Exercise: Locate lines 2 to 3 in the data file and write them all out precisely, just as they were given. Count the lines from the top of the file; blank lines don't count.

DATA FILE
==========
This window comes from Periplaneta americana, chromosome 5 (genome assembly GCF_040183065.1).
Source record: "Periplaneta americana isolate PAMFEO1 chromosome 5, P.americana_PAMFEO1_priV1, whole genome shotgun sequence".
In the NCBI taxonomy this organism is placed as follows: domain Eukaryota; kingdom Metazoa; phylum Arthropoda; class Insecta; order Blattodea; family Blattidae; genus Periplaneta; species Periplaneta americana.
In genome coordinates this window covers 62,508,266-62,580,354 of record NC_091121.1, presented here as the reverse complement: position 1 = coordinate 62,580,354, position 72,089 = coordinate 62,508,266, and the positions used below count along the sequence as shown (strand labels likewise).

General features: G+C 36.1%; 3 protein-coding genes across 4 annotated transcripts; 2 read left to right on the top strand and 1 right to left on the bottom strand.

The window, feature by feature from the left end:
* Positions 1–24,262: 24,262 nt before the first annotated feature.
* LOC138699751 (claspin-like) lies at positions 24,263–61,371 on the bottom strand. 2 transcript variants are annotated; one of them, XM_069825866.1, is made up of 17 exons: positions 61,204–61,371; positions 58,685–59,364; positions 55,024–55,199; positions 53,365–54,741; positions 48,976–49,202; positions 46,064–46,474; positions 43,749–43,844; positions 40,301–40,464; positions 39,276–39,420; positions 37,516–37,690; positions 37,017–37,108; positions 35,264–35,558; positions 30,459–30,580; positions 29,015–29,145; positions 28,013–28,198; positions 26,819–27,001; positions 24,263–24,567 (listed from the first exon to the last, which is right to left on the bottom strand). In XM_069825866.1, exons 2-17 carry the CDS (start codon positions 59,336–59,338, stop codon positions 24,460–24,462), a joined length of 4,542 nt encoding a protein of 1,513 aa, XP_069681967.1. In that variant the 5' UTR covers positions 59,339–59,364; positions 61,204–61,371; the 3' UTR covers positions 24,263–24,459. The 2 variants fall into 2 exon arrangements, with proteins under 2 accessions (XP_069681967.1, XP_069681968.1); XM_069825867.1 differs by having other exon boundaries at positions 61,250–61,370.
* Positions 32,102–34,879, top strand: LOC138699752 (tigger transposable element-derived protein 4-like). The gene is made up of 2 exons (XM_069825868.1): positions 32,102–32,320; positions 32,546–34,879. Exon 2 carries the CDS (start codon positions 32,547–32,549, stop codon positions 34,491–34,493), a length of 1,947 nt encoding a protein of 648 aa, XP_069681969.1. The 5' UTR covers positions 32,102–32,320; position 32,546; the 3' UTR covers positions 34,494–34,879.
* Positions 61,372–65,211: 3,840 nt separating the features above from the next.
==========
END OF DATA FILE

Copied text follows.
Source record: "Periplaneta americana isolate PAMFEO1 chromosome 5, P.americana_PAMFEO1_priV1, whole genome shotgun sequence".
In the NCBI taxonomy this organism is placed as follows: domain Eukaryota; kingdom Metazoa; phylum Arthropoda; class Insecta; order Blattodea; family Blattidae; genus Periplaneta; species Periplaneta americana.